Editors' ChoiceMetabolism

Signals of a Successful Bariatric Surgery

Sci. Signal.  13 May 2014:
Vol. 7, Issue 325, pp. ec124
DOI: 10.1126/scisignal.2005468

Vertical sleeve gastrectomy (VSG), a surgical procedure for obese patients that reduces the stomach size, is rapidly effective in eliminating the dependence of type II diabetic patients on medications and produces long-lasting weight loss. The rapidity of the change in glucose metabolism suggests that changes in food intake and nutrient absorption are unlikely to be the sole mediators of the effects of VSG surgery. Indeed, patients or mice receiving VSG exhibit increased circulating bile acids, which are ligands for the nuclear receptor farnesyl X receptor (FXR). Ryan et al. performed VSG on wild-type mice and mice in which FXR was knocked out (KO) and found that weight loss and reduction in body fat were not maintained after VSG in the FXR-KO mice. Wild-type mice, but not FXR-KO mice, ate less food for the first 3 weeks after surgery and showed reduced preference for high-fat food. The FXR-KO mice also failed to show improved glucose tolerance after surgery. Bioinformatic analysis of the differences in mRNA abundance in the small intestine in wild-type and FXR-KO mice after VSG revealed alterations in pathways associated with lipid and bile acid metabolism and those that could be associated with changes in the gut microbiota. This result is consistent with the ability of bile acids to modulate the gut microbiota and with the ability of gut microbiota to modify bile acid composition through enzymatic activity. Analysis of samples from the large intestine from wild-type and FXR-KO mice showed that VSG had a larger overall effect on the gut microbiota in the wild-type mice and furthermore that changes in the gut microbiota associated with reduced weight gain or that were negatively associated with diabetes occurred only in the wild-type mice after VSG. Thus, FXR signaling and changes in the gut microbiota appear important for the short-term and long-term beneficial outcomes of VSG.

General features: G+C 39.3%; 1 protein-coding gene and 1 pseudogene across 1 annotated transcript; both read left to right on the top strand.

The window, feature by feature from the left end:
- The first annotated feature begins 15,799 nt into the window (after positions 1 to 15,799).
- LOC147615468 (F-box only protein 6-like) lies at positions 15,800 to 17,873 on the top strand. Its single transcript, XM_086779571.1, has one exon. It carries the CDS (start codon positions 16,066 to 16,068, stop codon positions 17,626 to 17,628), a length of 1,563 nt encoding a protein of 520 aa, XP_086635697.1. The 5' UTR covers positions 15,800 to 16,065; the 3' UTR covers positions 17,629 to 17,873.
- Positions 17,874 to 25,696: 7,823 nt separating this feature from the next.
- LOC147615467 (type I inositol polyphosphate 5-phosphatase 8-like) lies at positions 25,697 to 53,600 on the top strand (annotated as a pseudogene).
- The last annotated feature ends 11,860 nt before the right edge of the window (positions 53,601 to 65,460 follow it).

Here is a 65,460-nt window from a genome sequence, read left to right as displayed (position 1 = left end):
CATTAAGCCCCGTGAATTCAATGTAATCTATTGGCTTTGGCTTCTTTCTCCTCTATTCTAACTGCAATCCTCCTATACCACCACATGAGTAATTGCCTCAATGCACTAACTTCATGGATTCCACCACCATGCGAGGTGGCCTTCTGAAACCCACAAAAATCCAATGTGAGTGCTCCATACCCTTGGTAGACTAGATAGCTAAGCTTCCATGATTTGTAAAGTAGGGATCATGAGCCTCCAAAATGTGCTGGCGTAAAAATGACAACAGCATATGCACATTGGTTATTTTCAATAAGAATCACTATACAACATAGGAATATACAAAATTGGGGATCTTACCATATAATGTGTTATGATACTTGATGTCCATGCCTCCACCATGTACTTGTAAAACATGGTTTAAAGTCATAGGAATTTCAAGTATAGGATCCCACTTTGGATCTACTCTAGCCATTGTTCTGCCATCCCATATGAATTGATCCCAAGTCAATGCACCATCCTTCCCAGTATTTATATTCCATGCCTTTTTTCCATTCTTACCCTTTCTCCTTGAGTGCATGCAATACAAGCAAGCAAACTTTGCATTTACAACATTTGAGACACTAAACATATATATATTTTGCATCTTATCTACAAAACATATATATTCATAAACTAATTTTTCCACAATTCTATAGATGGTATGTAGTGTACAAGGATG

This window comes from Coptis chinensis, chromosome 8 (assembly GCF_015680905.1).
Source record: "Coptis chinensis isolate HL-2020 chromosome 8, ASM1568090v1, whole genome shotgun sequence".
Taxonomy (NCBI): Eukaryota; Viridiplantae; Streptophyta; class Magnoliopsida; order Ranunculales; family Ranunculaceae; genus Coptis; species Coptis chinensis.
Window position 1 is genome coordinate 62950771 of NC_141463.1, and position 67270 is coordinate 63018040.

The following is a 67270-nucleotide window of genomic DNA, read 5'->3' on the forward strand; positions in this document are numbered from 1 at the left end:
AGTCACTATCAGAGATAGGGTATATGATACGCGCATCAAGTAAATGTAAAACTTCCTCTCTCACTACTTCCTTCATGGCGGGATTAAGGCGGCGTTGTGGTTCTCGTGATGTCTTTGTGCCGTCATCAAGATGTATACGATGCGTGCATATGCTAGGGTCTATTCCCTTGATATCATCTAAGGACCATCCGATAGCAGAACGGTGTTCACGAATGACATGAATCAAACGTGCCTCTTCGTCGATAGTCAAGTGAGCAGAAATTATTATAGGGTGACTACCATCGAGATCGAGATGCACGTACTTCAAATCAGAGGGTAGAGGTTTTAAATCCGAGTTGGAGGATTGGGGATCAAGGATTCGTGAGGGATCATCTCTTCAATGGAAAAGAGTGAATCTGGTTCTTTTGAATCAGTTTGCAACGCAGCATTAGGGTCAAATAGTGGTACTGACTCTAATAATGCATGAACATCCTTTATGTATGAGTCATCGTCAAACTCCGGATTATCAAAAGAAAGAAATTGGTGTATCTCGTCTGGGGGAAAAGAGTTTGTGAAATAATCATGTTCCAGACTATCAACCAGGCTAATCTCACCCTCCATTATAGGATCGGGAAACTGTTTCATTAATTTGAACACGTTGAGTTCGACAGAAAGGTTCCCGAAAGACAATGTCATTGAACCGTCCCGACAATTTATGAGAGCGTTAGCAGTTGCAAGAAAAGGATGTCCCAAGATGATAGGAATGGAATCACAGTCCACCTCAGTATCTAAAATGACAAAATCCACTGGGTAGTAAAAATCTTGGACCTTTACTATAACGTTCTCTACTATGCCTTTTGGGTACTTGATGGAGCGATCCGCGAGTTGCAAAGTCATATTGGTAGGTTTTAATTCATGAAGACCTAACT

K. K. Ryan, V. Tremaroli, C. Clemmensen, P. Kovatcheva-Datchary, A. Myronovych, R. Karns, H. E. Wilson-Pérez, D. A. Sandoval, R. Kohli, F. Bäckhed, R. J. Seeley, FXR is a molecular target for the effects of vertical sleeve gastrectomy. Nature 509, 183–188 (2014). [PubMed]